• Zoe Stankevitz

Has the environment benefited from the Covid-19 stay at home order?

For years the earth's protection and environment has rapidly been declining due to pollution and deforestation. Yet with the recent changes in today's society we can see a small difference that started once highly populated countries placed a stay-at-home order. The stay at home order was originally meant to decrease the alarming number of coronavirus cases in major countries such as the U.S., Britain, China, Spain, and multiple others. While this did work for their main reason, it also had unexpected consequences that could help the growing cause of concern. Soon after factories shut down temporarily, China started to see the smog that hung overhead lighten. Air pollution decreased suddenly as all nonessential travel was banned. And multiple other studies and evidence have shown the positive and negative effects that have come in the past three months.

2020 was labelled the year that the world needs to make drastic changes in order to reduce the permanent damage done by pollution. While the coronavirus overshadowed these efforts, it was also a godsend for people unwilling to change. With the ban of nonessential travel, air pollution has decreased suddenly. This sudden drop in the amount of carbon in the atmosphere has shown improvement of the timeline for Our planet. Along with the decrease in carbon in the atmosphere, scientists fear that all the positive impacts could be quickly reversed with an attempt to boost the economy. This could be caused by governments restarting factories and air travel to regain control over the unruly national debt. The price of meat and animal byproducts has increased after the lack of hunting; yet the price and demand for fish has decreased significantly since the pandemic. Harring is projected to be able to have a doubled biomass which could be detrimental for other sea creatures. Taking away resources and energy from other organisms could cause extinction worries. - Fish are also estimated to have a higher population in the near future due to the higher water quality during this time. With the decrease in air pollution the water pollution has also decreased at an extreme amount. Leading fish and marine life to populate at a higher pace.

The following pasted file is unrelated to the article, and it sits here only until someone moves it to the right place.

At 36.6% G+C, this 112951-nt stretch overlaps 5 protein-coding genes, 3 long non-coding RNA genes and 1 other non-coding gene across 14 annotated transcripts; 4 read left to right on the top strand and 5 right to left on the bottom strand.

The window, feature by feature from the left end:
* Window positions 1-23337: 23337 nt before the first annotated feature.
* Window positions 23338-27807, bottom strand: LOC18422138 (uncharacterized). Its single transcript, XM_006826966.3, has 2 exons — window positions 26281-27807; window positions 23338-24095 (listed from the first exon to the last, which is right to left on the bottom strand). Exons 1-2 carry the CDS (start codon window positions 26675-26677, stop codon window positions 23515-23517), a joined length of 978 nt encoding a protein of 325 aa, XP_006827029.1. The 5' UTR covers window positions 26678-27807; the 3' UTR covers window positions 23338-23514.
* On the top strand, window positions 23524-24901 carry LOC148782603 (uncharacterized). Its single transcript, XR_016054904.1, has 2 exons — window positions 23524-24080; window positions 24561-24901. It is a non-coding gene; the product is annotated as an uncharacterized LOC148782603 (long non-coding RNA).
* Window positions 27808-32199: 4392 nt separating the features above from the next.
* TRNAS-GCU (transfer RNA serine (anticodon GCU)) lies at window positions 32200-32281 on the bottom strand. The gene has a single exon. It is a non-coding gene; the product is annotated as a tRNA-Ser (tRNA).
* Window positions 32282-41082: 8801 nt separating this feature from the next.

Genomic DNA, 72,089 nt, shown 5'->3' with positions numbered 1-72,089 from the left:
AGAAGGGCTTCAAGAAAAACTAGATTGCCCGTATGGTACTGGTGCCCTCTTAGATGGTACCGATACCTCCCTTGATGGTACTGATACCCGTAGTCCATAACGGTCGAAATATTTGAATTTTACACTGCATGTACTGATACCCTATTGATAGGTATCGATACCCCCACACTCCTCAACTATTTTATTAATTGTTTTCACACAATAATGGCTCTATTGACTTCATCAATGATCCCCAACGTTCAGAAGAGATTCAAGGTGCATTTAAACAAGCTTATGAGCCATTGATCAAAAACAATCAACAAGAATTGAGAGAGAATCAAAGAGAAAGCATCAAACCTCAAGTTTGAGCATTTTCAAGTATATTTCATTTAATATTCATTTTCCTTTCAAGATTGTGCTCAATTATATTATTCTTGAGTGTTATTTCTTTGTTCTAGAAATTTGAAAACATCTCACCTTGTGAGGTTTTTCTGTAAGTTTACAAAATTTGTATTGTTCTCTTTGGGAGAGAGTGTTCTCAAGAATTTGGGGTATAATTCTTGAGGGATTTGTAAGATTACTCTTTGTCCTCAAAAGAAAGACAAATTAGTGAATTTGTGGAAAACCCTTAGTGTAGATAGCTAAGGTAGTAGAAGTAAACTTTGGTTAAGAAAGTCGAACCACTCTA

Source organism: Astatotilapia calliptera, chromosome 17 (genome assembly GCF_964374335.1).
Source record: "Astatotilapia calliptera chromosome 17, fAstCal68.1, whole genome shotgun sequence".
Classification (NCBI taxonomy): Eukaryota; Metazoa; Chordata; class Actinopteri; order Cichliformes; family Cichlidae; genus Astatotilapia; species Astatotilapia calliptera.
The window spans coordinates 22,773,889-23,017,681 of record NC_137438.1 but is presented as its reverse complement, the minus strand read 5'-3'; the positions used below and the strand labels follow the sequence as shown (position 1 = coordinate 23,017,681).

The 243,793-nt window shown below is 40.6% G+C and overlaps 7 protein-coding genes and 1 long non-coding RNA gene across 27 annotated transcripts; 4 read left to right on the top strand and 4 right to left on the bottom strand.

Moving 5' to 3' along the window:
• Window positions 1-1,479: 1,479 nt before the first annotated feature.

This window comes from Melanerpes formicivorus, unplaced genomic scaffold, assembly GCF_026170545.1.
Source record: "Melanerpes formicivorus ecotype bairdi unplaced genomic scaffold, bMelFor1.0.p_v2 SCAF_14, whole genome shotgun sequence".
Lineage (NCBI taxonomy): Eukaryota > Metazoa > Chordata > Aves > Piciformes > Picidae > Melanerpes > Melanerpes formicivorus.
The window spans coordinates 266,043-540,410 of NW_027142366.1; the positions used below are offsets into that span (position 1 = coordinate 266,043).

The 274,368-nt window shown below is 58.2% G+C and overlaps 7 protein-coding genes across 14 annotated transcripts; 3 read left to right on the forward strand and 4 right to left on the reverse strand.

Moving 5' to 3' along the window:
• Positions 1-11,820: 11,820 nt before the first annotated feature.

Meanwhile, negative impacts have also come out of the stay-at-home order. A rise in non-recyclable waste and single use plastics have come from staying inside for three months. In a time of uncertainty people buy bottles of water and emergency necessities in case of a societal downfall. The media most likely contributed to this mass hysteria. Using the pandemic to sell commercial products leads to necessities being sold out and companies panicking to restock basic products.

Environmental impacts of coronavirus crisis, challenges ahead. (2020, April 20). Retrieved June 6, 2020, from Environmental impacts of coronavirus crisis, challenges ahead. (2020, April 20). Retrieved June 6, 2020, from https://unctad.org/en/pages/newsdetails.aspx?OriginalVersionID=2333

Denne, L. (2020, April 14). Coronavirus lockdowns have sent pollution plummeting. Environmentalists worry about what comes next. Retrieved June 6, 2020, from https://www.nbcnews.com/science/environment/coronavirus-lockdowns-have-sent-pollution-plummeting-environmentalists-worry-about-what-n1178326